By allowing ads to appear on this site, you support the local businesses who, in turn, support great journalism.
Waste not want not
Placeholder Image

During the last couple of decades, some environmental groups have been less than kind to agriculture. They have bombarded the public with figures on soil loss, pesticide-related mishaps and alleged failed attempts at using herbicides and other crop protectors. Their figures are oftentimes unverifiable.
Technology is often labeled as the No. 1 environmental enemy by some of these groups. Food producers – farmers and ranchers – view technology as the application of knowledge. As humans, we survive by adapting the environment to our needs.
Take away technology and humans would be just like other primates – confined to tropical regions and subject to extinction due to environmental changes. To survive, mankind has changed his environment while conserving resources and continually creating new ones.
Resources are made not born. Land, ores, petroleum – the raw materials of our planet – do not inherently further human purposes.
Man determines what is useful and how to use it. Topsoil becomes a resource when a farmer prepares the soil and plants wheat seed, for example. Ores become resources when metals are extracted from them.
During the past two centuries, technology has been creating resources more rapidly than humans have been consuming them. By every measure of price and availability, resources have become more abundant.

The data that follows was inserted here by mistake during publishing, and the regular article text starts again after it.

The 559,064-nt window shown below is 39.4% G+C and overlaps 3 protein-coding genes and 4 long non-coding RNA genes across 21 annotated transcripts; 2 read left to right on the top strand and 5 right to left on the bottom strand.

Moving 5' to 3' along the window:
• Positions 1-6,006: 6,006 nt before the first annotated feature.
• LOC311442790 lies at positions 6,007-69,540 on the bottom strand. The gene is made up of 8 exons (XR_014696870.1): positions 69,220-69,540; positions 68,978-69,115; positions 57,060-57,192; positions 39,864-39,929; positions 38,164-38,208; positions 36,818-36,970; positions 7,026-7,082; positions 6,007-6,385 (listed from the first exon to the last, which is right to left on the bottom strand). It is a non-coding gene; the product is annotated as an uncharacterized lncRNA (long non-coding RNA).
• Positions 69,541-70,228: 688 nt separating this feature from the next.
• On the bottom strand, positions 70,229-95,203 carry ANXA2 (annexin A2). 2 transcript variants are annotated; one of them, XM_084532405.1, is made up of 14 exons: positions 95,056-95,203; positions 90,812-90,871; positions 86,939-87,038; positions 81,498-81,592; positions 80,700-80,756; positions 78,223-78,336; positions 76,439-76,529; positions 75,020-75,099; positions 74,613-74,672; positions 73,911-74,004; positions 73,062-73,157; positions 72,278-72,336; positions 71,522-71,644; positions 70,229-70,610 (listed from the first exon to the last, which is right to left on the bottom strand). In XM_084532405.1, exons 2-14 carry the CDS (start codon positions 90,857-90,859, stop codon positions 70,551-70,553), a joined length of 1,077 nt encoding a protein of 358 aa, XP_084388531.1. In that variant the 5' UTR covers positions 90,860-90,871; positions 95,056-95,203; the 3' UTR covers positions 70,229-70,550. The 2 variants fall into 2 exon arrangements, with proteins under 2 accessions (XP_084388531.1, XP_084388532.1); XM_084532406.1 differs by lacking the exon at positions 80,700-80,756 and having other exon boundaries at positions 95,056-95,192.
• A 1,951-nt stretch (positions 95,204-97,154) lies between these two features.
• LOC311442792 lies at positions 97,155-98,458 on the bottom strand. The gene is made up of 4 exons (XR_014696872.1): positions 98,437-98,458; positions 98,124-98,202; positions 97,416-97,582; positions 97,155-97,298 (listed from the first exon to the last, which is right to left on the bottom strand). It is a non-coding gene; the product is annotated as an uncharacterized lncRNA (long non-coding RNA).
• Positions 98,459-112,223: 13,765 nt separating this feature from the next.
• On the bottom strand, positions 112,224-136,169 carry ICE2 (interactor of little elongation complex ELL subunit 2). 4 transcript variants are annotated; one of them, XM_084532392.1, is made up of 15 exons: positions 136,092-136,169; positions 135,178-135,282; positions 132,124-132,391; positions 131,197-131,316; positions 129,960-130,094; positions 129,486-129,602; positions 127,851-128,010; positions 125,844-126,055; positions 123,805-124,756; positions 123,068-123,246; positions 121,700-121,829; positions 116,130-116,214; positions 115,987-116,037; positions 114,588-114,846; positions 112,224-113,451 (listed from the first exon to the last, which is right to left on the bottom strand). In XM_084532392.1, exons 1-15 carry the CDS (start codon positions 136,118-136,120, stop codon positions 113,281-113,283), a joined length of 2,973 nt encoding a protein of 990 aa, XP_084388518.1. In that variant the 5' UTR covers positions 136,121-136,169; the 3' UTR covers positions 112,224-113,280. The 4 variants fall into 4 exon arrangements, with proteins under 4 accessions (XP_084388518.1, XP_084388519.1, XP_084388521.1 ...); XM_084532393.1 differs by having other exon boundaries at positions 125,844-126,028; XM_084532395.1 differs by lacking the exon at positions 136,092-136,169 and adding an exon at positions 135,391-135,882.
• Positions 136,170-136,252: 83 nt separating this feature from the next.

Without science and technology today’s farmers and ranchers would be unable to feed the masses. Farmers use technology responsibly and adopt new farming methods and practices by attending training sessions and courses.
But new farm technology is expensive. It is in the best interest of farmers to use it carefully and sparingly. Misuse would add to the cost of production, which would result in an even lower return on their investment.
Farmers use agricultural chemicals only when necessary. When they use chemicals, farmers follow label directions designed for public health and safety. When a rancher uses antibiotics and other animal health products for their stock, they follow proper drug use practices. When new advances in biotechnology are discovered, farmers must abide by stringent testing and monitoring practices that ensure only safe products in the marketplace.
Food produced in the United States is safe. More than four decades of Food and Drug Administration testing has shown the majority of our fruits and vegetables have no detectable pesticide residues. This underscores that American farmers use pesticides properly. Our grain and cereal crops are among the cleanest and most wholesome in the world.
Countless laws help ensure our food is safe. Billions of dollars are spent to support food and agricultural safety and quality inspection. The private sector, combined with state and local governments, also spends billions on similar activities.
Farmers and ranchers support efforts to evaluate and enhance the current regulatory and food monitoring system. Agricultural producers want to work with all parties toward maintaining safe food, but this industry must avoid policy changes that are based solely on fear or false information.
Decisions affecting the course of agricultural production remain critically important and will have far reaching implications on our quality of life. We must be careful in determining long-term policies. Farmers and ranchers will continue to maximize their production capacity with an ever-watchful eye on food safety, quality and our environment.
John Schlageck is a leading commentator on agriculture and rural Kansas. Born and raised on a diversified farm in northwestern Kansas, his writing reflects a lifetime of experience, knowledge and passion.